Point your browser at the Bookinfo productpage (http://$GATEWAY_URL/productpage). Now you should see “RBAC: access denied”. This is because Istio authorization is “deny by default”, which means that you need to explicitly define access control policy to grant access to any service.

Now, review the service role and service role binding we’ll be creating

apiVersion: "rbac.istio.io/v1alpha1"
kind: ServiceRole
metadata:
  name: service-viewer
  namespace: default
spec:
  rules:
  - services: ["*"]
    methods: ["GET"]
    constraints:
    - key: "destination.labels[app]"
      values: ["productpage", "details", "reviews", "ratings"]
---
apiVersion: "rbac.istio.io/v1alpha1"
kind: ServiceRoleBinding
metadata:
  name: bind-service-viewer
  namespace: default
spec:
  subjects:
  - properties:
      source.namespace: "istio-system"
  - properties:
      source.namespace: "default"
  roleRef:
    kind: ServiceRole
    name: "service-viewer"

In our Bookinfo sample, the productpage, reviews, details, ratings services are deployed in the default namespace. The Istio components like istio-ingressgateway service are deployed in the istio-system namespace. We can define a policy that any service in the default namespace that has the app label set to one of the values of productpage, details, reviews, or ratings is accessible by services in the same namespace (i.e., default) and services in the istio-system namespace.

Using Istio authorization, you can easily setup namespace-level access control by specifying all (or a collection of) services in a namespace are accessible by services from another namespace.

Run the following command to create a namespace-level access control policy:

kubectl apply -f  samples/bookinfo/platform/kube/rbac/namespace-policy.yaml

OUTPUT:

servicerole.rbac.istio.io/service-viewer created
servicerolebinding.rbac.istio.io/bind-service-viewer created

The policy does the following:

In the Cloud Shell clone the lab repo.

cd ~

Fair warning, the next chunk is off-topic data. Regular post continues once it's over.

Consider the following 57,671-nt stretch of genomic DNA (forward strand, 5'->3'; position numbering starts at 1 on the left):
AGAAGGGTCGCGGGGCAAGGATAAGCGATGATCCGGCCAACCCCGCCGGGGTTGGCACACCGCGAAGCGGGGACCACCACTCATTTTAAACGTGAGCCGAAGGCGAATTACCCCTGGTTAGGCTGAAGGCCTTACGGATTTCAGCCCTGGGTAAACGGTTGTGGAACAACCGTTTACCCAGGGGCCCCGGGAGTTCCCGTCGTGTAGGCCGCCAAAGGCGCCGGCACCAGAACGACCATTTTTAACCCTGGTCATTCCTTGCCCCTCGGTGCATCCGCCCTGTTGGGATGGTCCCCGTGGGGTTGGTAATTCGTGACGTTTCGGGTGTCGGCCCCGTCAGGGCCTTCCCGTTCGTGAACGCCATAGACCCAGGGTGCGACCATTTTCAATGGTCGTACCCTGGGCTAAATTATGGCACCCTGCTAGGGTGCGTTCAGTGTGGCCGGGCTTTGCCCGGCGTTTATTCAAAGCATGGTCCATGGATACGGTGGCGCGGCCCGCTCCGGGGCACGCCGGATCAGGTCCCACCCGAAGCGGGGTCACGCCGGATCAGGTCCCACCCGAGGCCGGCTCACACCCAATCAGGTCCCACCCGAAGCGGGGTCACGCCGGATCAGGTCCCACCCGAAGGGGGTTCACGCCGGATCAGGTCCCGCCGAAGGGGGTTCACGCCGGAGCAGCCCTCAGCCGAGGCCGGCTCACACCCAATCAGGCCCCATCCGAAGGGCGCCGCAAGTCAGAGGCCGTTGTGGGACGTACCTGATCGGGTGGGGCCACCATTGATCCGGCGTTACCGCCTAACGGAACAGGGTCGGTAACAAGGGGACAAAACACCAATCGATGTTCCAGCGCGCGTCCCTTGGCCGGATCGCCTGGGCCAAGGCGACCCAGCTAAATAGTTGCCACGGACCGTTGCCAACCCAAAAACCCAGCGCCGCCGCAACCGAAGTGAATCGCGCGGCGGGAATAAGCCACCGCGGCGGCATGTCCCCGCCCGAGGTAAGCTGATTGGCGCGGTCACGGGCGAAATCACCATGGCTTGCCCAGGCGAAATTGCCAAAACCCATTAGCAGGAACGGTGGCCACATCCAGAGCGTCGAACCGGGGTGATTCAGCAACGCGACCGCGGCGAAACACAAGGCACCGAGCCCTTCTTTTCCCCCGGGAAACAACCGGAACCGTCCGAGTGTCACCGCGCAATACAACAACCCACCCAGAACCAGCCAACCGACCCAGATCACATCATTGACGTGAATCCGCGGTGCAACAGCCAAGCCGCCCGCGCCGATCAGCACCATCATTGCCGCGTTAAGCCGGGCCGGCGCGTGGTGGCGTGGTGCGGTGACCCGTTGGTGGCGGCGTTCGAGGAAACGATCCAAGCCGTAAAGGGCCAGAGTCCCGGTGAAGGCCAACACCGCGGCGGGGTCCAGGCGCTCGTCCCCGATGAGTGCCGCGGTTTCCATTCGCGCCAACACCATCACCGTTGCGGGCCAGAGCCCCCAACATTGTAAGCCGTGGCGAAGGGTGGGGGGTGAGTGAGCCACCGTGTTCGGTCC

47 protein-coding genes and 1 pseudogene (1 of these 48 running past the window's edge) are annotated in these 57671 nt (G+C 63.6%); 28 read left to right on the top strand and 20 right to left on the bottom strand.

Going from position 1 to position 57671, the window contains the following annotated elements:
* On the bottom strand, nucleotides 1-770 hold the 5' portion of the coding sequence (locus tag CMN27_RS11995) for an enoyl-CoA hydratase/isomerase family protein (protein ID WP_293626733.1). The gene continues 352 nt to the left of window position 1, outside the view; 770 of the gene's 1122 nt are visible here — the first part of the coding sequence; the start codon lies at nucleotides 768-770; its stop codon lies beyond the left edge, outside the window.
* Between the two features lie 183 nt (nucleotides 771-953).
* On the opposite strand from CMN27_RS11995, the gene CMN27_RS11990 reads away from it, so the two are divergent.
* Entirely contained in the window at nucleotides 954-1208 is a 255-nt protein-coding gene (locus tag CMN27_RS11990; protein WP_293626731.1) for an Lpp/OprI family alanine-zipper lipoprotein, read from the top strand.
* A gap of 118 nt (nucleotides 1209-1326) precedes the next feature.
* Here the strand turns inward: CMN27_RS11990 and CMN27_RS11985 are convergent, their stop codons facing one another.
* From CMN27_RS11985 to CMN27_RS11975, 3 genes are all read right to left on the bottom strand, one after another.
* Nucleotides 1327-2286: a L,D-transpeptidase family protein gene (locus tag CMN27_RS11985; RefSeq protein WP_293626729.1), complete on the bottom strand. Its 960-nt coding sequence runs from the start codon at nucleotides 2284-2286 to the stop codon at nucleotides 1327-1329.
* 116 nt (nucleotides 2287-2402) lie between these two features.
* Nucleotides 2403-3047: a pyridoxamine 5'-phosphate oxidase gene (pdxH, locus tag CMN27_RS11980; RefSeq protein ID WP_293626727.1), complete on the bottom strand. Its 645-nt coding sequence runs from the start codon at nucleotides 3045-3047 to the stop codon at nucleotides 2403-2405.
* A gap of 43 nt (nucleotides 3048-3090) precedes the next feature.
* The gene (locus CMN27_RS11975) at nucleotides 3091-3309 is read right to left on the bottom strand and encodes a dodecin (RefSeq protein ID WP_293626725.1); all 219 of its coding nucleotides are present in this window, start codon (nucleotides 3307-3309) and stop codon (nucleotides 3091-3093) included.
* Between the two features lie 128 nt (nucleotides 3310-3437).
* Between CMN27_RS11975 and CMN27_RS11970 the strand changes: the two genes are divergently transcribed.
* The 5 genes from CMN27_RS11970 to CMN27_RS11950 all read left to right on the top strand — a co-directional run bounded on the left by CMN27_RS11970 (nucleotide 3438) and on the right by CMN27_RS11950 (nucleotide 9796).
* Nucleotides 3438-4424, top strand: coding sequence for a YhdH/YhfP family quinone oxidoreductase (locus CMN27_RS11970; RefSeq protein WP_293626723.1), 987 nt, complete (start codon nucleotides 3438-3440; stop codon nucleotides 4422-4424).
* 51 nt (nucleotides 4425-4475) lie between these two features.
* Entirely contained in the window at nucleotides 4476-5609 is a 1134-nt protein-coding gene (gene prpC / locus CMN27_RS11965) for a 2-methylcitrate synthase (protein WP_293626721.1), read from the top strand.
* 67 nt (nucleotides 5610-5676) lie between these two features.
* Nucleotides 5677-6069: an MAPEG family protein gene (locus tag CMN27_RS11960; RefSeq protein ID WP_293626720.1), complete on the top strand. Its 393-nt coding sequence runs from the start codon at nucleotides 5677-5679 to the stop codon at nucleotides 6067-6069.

git clone https://github.com/jruels/fun-istio.git

Deploy test mtlstest Pod

cd ~/fun-istio/labs/07-istio1/mtlstest
kubectl create -f <(istioctl kube-inject -f mtlstest.yaml) --validate=true --dry-run=false

Access the mtlstest POD

kubectl exec -it $(kubectl get pod | grep mtlstest | awk '{ print $1 }') /bin/bash

Try to access the application

curl -v http://details:9080/details/0

This should work successfully because we did not block GET calls. Now let’s try to create/POST

curl -v http://details:9080/details/0 -X POST -d '{}'

OUTPUT:

Note: Unnecessary use of -X or --request, POST is already inferred.
*   Trying 10.35.255.72...
* TCP_NODELAY set
* Connected to details (10.35.255.72) port 9080 (#0)
> POST /details/0 HTTP/1.1
> Host: details:9080
> User-Agent: curl/7.58.0
> Accept: */*
> Content-Length: 2
> Content-Type: application/x-www-form-urlencoded
>
* upload completely sent off: 2 out of 2 bytes
< HTTP/1.1 403 Forbidden
< content-length: 68
< content-type: text/plain
< date: Tue, 26 Jun 2018 05:39:51 GMT
< server: envoy
< x-envoy-upstream-service-time: 7
<
* Connection #0 to host details left intact
PERMISSION_DENIED:handler.rbac.istio-system:RBAC: permission denied.

The create/POST failed due to our RBAC policy. You can learn more about Istio RBAC here

Exit the container

exit

Change back to the istio directory

cd ~/istio-*

Delete RBAC resources

kubectl delete --ignore-not-found=true -f samples/bookinfo/platform/kube/rbac/namespace-policy.yaml
kubectl delete --ignore-not-found=true -f samples/bookinfo/platform/kube/rbac/rbac-config-ON.yaml

Testing Istio JWT Policy

Through this task, you will learn how to enable JWT validation on specific services in the mesh.